So, does the saga of Silicon Valley spins and splits portent the next wave of announcements in health care? No one’s sure quite yet. But one way or another, size will drive the economics of health care. If providers consolidate for greater market control, prices will probably go up. But if they merge to achieve economies of scale, costs could go down.
If insurance companies spin off the expensive parts of their delivery system, costs will go down assuming patients are willing to accept a dramatically reduced set of choices. But if hospital systems and for-profit insurance companies focus exclusively on margin generation, they may reduce unprofitable services and close hospitals in the most socioeconomically challenged communities they serve.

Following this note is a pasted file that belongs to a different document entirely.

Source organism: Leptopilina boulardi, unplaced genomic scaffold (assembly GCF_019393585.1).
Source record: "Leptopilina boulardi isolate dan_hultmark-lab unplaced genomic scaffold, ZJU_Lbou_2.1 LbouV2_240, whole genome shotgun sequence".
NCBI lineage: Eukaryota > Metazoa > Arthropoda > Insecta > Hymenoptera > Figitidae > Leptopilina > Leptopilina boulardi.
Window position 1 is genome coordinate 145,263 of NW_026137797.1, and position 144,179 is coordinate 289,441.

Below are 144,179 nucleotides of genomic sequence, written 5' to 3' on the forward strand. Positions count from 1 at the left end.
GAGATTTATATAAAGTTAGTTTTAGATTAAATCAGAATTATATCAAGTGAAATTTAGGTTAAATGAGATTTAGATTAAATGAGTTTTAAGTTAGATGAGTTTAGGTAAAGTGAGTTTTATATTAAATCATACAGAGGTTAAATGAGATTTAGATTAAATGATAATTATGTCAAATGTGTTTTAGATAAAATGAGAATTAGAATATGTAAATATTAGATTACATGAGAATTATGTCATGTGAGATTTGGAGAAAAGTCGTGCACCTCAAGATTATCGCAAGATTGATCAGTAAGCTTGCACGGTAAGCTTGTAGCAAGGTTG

No one really knows whether the consolidation activities of today will reverse as they did in the 1990s. But with the economic pressures facing governmental agencies and commercial businesses, the size of health care’s business units will change in one direction or another. Only time will tell which way it will be.
Robert Pearl is a physician and CEO, The Permanente Medical Group. This article originally appeared on Forbes.com.